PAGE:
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Sunday, March 20, 2011

Ways to raze hotel considered

Ways to raze hotel considered

KEITH LYNCH
Last updated 05:00 21/03/2011
 
 
The Grand Chancellor Hotel is likely to be demolished floor by floor, with more work today to stabilise the quake-damaged 27-storey hotel.

Yesterday, the media were granted a tour of some of the most badly hit city streets, with reporters allowed to walk down Hereford St on to Manchester St to view the extensive damage.

Urban Search and Rescue engineer Carl Devereux, who led the tour, said workers would be placing "steel jackets" around columns on the higher storeys of the Grand Chancellor today.

The work was being done to further stabilise the building, which remains on a visible lean with part of it slumping downwards.

Devereux said the structure was likely to be taken down floor by floor to protect undamaged buildings in the area nearby.

"It's a work in progress and it is going to take a while," he said.

Overseas experts, including American and German demolition crews, were being consulted.

The buildings on Hereford St between Latimer Square and Manchester St were badly hit by last month's earthquake.

Devereux said all buildings were given a red, yellow or green sticker after an initial appraisal by engineers walking along the streets. The buildings were now being assessed more thoroughly. About half of those "level-two" checks have been completed.

Devereux also explained how Avonmore House, "a classic early-century unreinforced masonry building" on Latimer Square, was being used as an "indicator building" to allow engineers to assess the effects of aftershocks.

There were eight indicator buildings in the city – "a couple of masonry buildings, a couple of concrete buildings and some steel buildings".

"Every time we get a decent aftershock we come down and take a close look at this building. We're measuring the cracks, taking photographs, and seeing how much more damage has been caused."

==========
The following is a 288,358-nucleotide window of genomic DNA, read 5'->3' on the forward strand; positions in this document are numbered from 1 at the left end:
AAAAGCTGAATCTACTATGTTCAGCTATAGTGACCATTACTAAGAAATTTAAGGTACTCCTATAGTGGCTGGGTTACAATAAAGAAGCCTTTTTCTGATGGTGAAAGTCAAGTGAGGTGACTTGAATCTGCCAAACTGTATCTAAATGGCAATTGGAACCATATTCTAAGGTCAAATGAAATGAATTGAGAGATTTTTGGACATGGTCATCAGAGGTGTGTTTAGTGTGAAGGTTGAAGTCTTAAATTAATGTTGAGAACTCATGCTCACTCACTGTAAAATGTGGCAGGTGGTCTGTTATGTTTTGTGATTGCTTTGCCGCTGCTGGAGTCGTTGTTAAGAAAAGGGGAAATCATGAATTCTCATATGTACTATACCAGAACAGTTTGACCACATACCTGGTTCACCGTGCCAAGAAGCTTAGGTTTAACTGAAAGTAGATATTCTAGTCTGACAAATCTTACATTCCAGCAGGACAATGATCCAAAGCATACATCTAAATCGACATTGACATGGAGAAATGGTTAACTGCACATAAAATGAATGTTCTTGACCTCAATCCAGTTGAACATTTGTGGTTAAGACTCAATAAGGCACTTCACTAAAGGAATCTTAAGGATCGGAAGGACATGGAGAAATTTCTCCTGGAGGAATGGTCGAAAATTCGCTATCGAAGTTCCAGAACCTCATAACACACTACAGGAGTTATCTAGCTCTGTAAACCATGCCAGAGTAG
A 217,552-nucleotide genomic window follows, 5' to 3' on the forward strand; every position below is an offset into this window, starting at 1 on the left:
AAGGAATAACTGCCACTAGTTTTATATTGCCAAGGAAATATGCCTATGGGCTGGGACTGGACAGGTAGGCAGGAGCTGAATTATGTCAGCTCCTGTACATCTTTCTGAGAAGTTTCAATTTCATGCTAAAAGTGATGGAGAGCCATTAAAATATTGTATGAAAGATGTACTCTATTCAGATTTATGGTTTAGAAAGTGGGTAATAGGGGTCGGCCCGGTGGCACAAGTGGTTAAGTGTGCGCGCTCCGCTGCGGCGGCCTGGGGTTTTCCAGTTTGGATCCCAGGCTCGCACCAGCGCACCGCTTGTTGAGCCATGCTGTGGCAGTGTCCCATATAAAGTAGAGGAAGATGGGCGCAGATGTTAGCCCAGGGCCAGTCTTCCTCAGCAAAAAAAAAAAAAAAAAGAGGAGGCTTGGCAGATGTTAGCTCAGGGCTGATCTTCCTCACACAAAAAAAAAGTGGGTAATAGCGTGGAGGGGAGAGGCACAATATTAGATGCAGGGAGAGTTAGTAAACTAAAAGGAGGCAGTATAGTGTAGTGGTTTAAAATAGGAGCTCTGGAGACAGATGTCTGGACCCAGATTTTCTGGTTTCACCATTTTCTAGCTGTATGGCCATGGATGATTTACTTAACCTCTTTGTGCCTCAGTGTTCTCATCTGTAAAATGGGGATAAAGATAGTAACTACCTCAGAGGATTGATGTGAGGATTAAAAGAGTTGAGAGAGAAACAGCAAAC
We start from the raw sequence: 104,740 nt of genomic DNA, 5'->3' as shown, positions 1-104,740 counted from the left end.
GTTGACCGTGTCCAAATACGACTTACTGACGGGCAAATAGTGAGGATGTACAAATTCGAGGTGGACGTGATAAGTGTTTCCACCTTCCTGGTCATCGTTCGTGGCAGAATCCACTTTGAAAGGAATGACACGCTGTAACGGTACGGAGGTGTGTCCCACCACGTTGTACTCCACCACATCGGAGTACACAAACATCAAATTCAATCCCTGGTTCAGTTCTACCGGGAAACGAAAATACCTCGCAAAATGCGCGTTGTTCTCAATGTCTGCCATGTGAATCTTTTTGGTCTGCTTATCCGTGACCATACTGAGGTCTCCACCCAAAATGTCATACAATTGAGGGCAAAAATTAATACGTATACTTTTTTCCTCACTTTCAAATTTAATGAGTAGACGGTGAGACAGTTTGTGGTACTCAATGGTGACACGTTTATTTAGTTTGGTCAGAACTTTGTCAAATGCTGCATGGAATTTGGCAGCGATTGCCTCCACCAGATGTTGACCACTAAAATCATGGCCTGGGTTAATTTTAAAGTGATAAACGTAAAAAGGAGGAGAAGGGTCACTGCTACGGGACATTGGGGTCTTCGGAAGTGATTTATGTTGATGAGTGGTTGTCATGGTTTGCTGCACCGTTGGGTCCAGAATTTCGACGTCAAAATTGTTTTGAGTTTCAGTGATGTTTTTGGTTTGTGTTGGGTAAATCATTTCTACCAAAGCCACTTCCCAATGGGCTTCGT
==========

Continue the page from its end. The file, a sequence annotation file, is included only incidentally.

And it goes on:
Devereux said business owners would have to wait to get into the city centre, given the scale of the damage.

"I'd say be patient. It's work in progress. We've been cleaning up a lot of these hazards as quickly as we can."

He said Usar teams had taken care of property in the city centre.

"It's all a balancing act. When we were in the search and rescue stage, we were prepared to take high risks because we were recovering people, but now we're not prepared to take these same risks."

Civil Defence national controller John Hamilton said parts of the city centre were not yet suitable for the public.

"I appreciate their [business owners'] requirements to get in and get material and get their business running, but there's no point in trying to push it against the odds," Hamilton said.

"We'll do all we can to give people access, but it's going to be a very slow process."

Hamilton said some business owners should be able to access the red zone by Thursday.

"It won't be in great droves of people. It'll be building by building, site by site, so we can plan the way in and way out."

But he insisted the focus had changed.

"We think we've done the bulk of the dismantling and deconstruction, so now we're going to focus on trying to help businesses as much as we can.

"There's no urgency in demolishing buildings."

- The Press

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